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27 visual, sensory, and augmentative apps for autism

With the extremely large number of apps available for iPads, even those for autism are in abundance, and experts say it’s important to know which are most effective for students with different needs.

“One commonality emerges [in students with autism],” said Karina Barley, veteran educator, autism specialist and consultant, and president of Project Autism in Australia, during a recent webinar. “The majority of these kids are very competent using technology. They connect with technology, and where they have problems in the mainstream arena, they don’t seem to have the same difficulties using technology.”

Barley discussed how tablet technology, specifically the iPad, is more efficient for autism due to its design and touch capabilities—it turns on quickly and the transition from screen to screen is extremely fast, which appeals to the impatience of a child with autism.

(Next page: Visual apps)

The iPad, when coupled with effective applications, can also be an augmentative communication device, she said. “I firmly believe using iPads in my classroom as the student’s primary education tool can provide them with a means by which they can achieve their full potential.”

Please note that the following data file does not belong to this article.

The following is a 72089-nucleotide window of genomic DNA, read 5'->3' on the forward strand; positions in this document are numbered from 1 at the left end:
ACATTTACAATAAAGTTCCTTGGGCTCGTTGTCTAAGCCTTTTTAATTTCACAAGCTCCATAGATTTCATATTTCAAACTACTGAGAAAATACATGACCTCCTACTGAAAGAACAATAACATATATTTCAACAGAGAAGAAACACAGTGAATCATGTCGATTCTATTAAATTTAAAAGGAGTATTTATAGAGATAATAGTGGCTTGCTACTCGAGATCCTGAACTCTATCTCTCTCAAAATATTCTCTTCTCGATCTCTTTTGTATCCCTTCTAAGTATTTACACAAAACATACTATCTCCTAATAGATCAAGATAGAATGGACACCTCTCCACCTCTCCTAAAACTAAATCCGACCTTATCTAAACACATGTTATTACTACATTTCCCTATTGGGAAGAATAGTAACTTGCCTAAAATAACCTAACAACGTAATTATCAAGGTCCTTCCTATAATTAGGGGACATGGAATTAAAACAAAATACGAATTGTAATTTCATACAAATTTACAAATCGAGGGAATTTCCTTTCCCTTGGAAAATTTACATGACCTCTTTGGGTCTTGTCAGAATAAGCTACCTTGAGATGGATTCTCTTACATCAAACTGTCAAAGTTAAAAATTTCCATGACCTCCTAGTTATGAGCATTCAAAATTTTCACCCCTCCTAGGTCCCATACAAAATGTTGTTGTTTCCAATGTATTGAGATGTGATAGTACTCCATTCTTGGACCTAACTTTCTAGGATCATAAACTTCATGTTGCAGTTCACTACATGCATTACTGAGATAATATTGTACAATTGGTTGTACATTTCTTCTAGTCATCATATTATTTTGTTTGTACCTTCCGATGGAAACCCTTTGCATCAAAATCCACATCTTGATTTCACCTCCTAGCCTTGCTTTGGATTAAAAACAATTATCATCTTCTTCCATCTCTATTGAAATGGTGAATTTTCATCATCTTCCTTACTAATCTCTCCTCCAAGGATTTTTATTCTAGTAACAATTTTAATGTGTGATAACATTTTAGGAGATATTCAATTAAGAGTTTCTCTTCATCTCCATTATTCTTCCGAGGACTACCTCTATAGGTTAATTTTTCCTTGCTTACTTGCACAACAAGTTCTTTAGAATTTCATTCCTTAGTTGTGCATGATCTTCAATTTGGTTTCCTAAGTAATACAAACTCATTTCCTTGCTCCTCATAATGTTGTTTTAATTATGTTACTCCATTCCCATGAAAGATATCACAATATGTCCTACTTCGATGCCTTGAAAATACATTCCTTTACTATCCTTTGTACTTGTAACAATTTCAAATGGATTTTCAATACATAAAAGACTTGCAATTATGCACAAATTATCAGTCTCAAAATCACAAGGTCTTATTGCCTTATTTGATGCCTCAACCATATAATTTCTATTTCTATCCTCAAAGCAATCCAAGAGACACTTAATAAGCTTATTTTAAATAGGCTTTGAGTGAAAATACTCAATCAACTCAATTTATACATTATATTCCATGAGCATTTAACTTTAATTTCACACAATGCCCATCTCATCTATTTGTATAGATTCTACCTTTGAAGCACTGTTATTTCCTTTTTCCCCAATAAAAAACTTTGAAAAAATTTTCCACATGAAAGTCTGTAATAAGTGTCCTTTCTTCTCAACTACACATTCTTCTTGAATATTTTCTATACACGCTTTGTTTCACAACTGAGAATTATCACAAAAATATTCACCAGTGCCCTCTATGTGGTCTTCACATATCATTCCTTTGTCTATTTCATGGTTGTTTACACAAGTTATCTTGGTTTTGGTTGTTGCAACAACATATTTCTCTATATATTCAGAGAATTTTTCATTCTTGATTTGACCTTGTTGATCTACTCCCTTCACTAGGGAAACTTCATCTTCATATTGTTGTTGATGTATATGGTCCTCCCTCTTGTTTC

One group of apps that works well with students with autism focuses on visual aids and projects.

Barley suggests picking apps with photos because photos are immediate and instantaneous, reminders of activities, relevant and current, make lessons personal to the students, and are simply fun and interesting.

In the classroom, photos can be used in:

  • Personal diaries
  • Stories-especially social stories
  • Creating montage/poster style work
  • Creating vocabulary/spelling lists
  • Word and picture matching
  • Keynote presentations with real pictures
  • Creating worksheets that are more relevant

Good visual apps:

Keynote: Keynote is a presentation app designed for a mobile device. Users can highlight data with 3D bar, line, area, and pie charts, animated with new 3D chart builds such as Crane, Grow, Radial, and Rotate. $9.99;

Kid in Story: Kid in Story Book Maker makes it easy and fun to create visual stories to support learning, social modeling, and early literacy with the child as the star character. Templates come to life when you place a child or student’s picture on every page. The 8 story templates cover a variety of practical and fanciful topics from promoting good hygiene by washing your hands, to a playful exploration of emotions and facial expressions, to a fantasy visit to San Francisco. You can also write your own custom story or modify any of the templates as you see fit. $6.99;